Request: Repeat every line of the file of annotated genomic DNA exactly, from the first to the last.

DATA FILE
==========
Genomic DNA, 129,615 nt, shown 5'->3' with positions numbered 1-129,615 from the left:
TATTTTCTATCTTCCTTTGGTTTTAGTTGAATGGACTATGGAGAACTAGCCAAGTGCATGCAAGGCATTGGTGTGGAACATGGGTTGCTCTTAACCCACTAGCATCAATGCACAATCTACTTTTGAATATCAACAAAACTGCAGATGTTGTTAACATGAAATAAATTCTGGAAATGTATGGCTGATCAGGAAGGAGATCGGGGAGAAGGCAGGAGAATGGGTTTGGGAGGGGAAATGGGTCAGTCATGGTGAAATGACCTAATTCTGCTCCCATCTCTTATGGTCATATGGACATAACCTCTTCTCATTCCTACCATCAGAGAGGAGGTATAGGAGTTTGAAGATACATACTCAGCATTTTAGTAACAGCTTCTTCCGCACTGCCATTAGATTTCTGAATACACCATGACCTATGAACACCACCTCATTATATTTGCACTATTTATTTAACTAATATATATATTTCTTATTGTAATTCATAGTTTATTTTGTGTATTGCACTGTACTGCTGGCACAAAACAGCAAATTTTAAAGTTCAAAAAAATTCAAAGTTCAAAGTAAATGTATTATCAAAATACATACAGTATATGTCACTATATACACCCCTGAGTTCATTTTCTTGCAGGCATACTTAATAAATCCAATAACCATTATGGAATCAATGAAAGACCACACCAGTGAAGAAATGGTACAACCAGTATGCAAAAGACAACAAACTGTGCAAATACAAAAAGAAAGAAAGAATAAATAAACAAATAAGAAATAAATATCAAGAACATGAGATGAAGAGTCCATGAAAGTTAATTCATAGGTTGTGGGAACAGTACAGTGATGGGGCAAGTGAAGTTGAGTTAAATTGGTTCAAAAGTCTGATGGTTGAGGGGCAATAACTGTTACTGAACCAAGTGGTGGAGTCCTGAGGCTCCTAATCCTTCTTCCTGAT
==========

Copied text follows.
Genomic DNA, 129,615 nt, shown 5'->3' with positions numbered 1-129,615 from the left:
TATTTTCTATCTTCCTTTGGTTTTAGTTGAATGGACTATGGAGAACTAGCCAAGTGCATGCAAGGCATTGGTGTGGAACATGGGTTGCTCTTAACCCACTAGCATCAATGCACAATCTACTTTTGAATATCAACAAAACTGCAGATGTTGTTAACATGAAATAAATTCTGGAAATGTATGGCTGATCAGGAAGGAGATCGGGGAGAAGGCAGGAGAATGGGTTTGGGAGGGGAAATGGGTCAGTCATGGTGAAATGACCTAATTCTGCTCCCATCTCTTATGGTCATATGGACATAACCTCTTCTCATTCCTACCATCAGAGAGGAGGTATAGGAGTTTGAAGATACATACTCAGCATTTTAGTAACAGCTTCTTCCGCACTGCCATTAGATTTCTGAATACACCATGACCTATGAACACCACCTCATTATATTTGCACTATTTATTTAACTAATATATATATTTCTTATTGTAATTCATAGTTTATTTTGTGTATTGCACTGTACTGCTGGCACAAAACAGCAAATTTTAAAGTTCAAAAAAATTCAAAGTTCAAAGTAAATGTATTATCAAAATACATACAGTATATGTCACTATATACACCCCTGAGTTCATTTTCTTGCAGGCATACTTAATAAATCCAATAACCATTATGGAATCAATGAAAGACCACACCAGTGAAGAAATGGTACAACCAGTATGCAAAAGACAACAAACTGTGCAAATACAAAAAGAAAGAAAGAATAAATAAACAAATAAGAAATAAATATCAAGAACATGAGATGAAGAGTCCATGAAAGTTAATTCATAGGTTGTGGGAACAGTACAGTGATGGGGCAAGTGAAGTTGAGTTAAATTGGTTCAAAAGTCTGATGGTTGAGGGGCAATAACTGTTACTGAACCAAGTGGTGGAGTCCTGAGGCTCCTAATCCTTCTTCCTGAT